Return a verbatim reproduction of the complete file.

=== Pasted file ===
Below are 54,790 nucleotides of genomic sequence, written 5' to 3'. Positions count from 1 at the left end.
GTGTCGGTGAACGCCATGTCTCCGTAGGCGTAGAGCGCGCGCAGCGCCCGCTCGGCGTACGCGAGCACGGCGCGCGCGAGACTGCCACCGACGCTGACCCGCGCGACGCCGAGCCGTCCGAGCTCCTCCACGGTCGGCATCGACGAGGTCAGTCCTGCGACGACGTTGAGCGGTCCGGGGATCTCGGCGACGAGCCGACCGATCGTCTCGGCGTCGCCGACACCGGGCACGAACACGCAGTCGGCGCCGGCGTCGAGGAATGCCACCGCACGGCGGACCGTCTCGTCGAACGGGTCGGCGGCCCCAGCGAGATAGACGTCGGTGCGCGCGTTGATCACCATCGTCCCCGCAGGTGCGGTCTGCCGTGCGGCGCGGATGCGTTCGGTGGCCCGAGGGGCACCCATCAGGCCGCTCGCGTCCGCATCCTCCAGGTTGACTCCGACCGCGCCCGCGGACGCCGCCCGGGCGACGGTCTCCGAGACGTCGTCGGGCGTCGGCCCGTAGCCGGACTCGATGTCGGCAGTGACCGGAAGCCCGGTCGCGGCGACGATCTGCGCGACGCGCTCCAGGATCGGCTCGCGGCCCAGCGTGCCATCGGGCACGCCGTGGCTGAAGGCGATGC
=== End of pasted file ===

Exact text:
Below are 54,790 nucleotides of genomic sequence, written 5' to 3'. Positions count from 1 at the left end.
GTGTCGGTGAACGCCATGTCTCCGTAGGCGTAGAGCGCGCGCAGCGCCCGCTCGGCGTACGCGAGCACGGCGCGCGCGAGACTGCCACCGACGCTGACCCGCGCGACGCCGAGCCGTCCGAGCTCCTCCACGGTCGGCATCGACGAGGTCAGTCCTGCGACGACGTTGAGCGGTCCGGGGATCTCGGCGACGAGCCGACCGATCGTCTCGGCGTCGCCGACACCGGGCACGAACACGCAGTCGGCGCCGGCGTCGAGGAATGCCACCGCACGGCGGACCGTCTCGTCGAACGGGTCGGCGGCCCCAGCGAGATAGACGTCGGTGCGCGCGTTGATCACCATCGTCCCCGCAGGTGCGGTCTGCCGTGCGGCGCGGATGCGTTCGGTGGCCCGAGGGGCACCCATCAGGCCGCTCGCGTCCGCATCCTCCAGGTTGACTCCGACCGCGCCCGCGGACGCCGCCCGGGCGACGGTCTCCGAGACGTCGTCGGGCGTCGGCCCGTAGCCGGACTCGATGTCGGCAGTGACCGGAAGCCCGGTCGCGGCGACGATCTGCGCGACGCGCTCCAGGATCGGCTCGCGGCCCAGCGTGCCATCGGGCACGCCGTGGCTGAAGGCGATGC